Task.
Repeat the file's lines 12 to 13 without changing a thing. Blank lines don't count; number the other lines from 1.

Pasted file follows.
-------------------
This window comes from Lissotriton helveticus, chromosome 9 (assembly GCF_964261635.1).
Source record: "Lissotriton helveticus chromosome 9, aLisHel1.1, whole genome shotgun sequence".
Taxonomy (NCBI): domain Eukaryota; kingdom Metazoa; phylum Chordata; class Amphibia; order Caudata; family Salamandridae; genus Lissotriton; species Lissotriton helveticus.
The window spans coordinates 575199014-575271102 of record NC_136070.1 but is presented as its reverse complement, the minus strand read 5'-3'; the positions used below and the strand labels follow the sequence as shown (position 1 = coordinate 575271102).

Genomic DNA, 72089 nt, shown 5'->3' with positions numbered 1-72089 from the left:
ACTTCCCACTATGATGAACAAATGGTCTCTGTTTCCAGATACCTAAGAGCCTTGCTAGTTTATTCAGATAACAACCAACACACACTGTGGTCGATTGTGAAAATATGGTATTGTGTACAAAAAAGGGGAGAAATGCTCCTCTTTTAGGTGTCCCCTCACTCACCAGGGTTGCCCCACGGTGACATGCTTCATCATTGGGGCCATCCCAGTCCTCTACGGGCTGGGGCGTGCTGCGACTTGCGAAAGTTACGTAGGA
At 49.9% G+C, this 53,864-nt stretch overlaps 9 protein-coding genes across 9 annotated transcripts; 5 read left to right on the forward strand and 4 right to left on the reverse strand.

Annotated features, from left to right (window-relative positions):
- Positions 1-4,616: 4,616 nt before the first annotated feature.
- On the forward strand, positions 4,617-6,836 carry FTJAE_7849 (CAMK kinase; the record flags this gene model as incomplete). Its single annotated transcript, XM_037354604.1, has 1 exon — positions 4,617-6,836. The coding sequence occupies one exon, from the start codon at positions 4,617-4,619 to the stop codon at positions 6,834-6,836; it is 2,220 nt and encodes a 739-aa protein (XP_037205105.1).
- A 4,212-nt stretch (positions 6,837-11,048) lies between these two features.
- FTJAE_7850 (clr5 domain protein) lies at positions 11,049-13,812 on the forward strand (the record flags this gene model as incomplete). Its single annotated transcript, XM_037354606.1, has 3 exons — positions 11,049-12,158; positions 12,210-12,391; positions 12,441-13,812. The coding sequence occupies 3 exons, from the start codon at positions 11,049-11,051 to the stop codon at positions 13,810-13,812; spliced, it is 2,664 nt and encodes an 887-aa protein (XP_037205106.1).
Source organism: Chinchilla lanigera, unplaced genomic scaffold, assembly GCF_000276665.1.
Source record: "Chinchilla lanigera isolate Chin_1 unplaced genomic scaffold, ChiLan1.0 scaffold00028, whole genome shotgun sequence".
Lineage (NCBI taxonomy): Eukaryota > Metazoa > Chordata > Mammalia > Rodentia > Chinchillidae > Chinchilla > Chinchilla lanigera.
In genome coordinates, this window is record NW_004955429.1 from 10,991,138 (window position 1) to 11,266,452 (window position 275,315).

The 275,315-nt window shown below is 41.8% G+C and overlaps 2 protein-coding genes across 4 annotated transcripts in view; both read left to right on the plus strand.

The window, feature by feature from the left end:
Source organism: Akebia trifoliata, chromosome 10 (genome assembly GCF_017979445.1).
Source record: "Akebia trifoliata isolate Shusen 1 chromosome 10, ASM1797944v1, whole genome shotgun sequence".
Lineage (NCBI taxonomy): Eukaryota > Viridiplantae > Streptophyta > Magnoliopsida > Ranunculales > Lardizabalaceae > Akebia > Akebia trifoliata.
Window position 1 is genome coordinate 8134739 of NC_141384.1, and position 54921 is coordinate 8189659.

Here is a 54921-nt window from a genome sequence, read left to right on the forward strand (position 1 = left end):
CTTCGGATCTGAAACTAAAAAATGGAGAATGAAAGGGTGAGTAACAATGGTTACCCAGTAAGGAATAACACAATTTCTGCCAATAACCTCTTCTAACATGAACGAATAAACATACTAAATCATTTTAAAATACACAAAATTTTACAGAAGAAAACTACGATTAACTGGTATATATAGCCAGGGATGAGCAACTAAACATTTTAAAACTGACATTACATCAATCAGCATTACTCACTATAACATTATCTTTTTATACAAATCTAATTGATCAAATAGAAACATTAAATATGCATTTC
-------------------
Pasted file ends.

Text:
- FTJAE_7850 (clr5 domain protein) lies at positions 11,049-13,812 on the forward strand (the record flags this gene model as incomplete). Its single annotated transcript, XM_037354606.1, has 3 exons — positions 11,049-12,158; positions 12,210-12,391; positions 12,441-13,812. The coding sequence occupies 3 exons, from the start codon at positions 11,049-11,051 to the stop codon at positions 13,810-13,812; spliced, it is 2,664 nt and encodes an 887-aa protein (XP_037205106.1).
Source organism: Chinchilla lanigera, unplaced genomic scaffold, assembly GCF_000276665.1.